A few weeks ago, there was an article in the NYTimes on entrepreneurial parents raising the next generation of chief executives by encouraging their children to join along. I read with great interest, and thought back to my own work as a teenager – petsitting, babysitting, tutoring – and how I started what would become Green Ivy Educational Consulting when I was just twenty-two years old. In my ways, it could seem that starting Green Ivy in 2001 was just an accident: I had a job as an investment banking analyst at a large finance firm, and was laid off after 9/11. Not wanting to go back, and not knowing exactly what to do next, I just started doing what I enjoyed most: working with kids. Since then, Green Ivy has expanded organically, and we’ve worked with students all around the world.
In this month’s issue of More Magazine, I wrote a brief column on a piece of advice I often give to entrepreneurs, and how my advice often seems counterintuitive (especially in the more! bigger! better! entrepreneurial nature of the Silicon Valley, where I was raised). I have built Green Ivy on my personal values of helping people, traveling, and writing, and am proud to have an incredible staff who are consistently kind, enthusiastic, encouraging, energetic, and charismatic. We’ve helped tens of thousands of students and families with improving organization and time-management, and decreasing stress in an increasingly high-pressured environment. We’ve visited schools, spoken at conferences, penned articles, and run workshops – all with the hopes of making school and life a little easier for many junior high and high school students and their families.
When I look back on my daily work, as well as Green Ivy’s greater work, I realize that some things have changed and expanded in ways I never could have imagined 14 years ago. I am also reminded of how many times I stepped back and thought about how to align my daily work with my own goals and sense of personal purpose. This idea of personal purpose, and what intrinsically motivates each and every one of us, is often lost in the shuffle of achievement and accolades. As we move into summer, I encourage students to think about what they enjoy (hobbies, personal interests) and find a way to incorporate those activities into their daily or weekly life. During the school year, so many students become over-programmed and over-scheduled that they can quickly lose sight of what they enjoy. Once that happens, it becomes a whole lot easier to give in to what others think or say you should be doing.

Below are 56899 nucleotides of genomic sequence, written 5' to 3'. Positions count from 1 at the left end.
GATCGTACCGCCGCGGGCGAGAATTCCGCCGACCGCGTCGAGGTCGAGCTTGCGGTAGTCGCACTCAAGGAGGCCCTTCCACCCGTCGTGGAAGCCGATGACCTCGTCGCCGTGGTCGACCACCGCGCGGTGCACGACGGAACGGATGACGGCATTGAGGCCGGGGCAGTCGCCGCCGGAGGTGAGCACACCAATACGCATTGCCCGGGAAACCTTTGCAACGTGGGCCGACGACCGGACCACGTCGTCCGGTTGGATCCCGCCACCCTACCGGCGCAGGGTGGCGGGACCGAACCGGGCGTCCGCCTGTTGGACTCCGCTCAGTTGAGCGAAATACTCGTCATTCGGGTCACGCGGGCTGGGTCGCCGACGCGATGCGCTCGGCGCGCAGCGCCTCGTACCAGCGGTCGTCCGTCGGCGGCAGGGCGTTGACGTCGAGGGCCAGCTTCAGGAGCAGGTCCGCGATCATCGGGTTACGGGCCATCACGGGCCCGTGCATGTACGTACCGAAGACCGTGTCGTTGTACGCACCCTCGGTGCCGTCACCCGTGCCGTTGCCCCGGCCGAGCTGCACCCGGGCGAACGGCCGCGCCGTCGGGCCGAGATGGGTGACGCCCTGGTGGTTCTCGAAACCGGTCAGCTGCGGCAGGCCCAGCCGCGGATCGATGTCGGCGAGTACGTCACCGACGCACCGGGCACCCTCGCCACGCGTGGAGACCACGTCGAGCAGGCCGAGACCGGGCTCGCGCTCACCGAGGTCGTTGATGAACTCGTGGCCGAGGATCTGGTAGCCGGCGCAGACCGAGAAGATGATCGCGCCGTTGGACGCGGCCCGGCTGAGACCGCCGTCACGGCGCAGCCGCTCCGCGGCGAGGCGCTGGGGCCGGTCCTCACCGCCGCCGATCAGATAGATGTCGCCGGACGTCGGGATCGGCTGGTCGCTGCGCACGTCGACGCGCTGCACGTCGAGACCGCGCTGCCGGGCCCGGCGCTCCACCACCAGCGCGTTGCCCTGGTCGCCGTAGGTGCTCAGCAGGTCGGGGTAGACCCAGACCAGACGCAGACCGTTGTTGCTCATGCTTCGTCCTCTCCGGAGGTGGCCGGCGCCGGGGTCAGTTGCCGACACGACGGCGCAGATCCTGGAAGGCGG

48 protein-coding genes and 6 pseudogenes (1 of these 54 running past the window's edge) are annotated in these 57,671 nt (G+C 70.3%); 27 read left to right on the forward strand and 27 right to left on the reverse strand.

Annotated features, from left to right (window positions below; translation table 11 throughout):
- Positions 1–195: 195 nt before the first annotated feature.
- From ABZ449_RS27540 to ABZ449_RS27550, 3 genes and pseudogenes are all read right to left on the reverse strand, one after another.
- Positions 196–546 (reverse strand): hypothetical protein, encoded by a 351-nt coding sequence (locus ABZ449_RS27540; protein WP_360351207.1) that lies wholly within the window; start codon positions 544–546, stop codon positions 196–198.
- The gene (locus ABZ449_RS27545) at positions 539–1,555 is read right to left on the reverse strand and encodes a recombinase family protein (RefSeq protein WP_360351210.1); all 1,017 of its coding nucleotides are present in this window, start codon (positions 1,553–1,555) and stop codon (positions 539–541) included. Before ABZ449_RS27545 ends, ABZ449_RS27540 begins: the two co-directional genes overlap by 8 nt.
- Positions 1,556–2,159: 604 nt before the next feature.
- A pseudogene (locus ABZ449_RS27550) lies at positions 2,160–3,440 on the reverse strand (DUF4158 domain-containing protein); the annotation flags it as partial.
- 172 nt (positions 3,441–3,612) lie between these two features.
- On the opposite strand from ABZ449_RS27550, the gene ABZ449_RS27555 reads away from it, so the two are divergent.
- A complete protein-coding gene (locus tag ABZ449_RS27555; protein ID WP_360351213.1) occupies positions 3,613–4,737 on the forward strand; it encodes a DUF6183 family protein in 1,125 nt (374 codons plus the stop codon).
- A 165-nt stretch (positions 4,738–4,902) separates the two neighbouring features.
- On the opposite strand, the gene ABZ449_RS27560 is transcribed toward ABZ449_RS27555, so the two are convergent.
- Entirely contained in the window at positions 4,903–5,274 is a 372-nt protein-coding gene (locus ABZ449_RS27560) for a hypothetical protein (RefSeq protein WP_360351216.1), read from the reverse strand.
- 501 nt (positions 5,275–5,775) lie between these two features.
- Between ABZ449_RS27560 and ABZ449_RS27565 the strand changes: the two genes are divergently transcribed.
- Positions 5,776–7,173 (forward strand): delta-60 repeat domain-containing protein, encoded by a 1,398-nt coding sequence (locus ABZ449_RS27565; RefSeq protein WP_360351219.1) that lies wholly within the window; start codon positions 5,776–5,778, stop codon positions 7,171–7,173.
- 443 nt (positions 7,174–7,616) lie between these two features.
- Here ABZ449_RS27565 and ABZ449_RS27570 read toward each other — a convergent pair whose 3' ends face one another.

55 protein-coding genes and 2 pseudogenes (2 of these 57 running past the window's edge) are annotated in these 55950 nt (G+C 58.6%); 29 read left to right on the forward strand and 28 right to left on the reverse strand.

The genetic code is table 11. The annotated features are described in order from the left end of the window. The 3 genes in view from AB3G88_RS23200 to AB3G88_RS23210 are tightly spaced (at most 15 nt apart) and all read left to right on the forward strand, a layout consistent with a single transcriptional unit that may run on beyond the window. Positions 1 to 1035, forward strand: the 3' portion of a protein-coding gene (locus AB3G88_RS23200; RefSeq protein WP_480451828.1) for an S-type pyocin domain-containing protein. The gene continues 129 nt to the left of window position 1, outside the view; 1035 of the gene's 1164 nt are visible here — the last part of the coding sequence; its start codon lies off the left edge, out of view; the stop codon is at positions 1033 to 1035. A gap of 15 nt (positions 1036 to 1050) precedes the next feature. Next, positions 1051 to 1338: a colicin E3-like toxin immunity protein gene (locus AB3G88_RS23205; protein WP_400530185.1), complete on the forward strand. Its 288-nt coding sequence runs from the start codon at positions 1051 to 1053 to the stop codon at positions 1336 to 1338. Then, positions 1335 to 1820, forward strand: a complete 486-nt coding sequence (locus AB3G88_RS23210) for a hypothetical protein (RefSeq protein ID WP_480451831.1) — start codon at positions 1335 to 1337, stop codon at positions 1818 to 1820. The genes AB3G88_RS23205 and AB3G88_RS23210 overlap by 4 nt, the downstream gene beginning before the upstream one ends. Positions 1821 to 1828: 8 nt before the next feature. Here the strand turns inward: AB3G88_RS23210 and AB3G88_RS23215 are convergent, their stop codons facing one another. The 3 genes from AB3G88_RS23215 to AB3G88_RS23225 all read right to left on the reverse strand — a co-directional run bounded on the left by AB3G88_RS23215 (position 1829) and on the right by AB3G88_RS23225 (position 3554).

I started Green Ivy without a big picture, long-term plan, and I focused on doing the best work possible. As opportunities come our way, I continue to say yes more often than not, and trust my gut. This year, I plan to spend more time writing and working on some new projects to continue to help students. I feel incredibly lucky to have had such a great ride so far.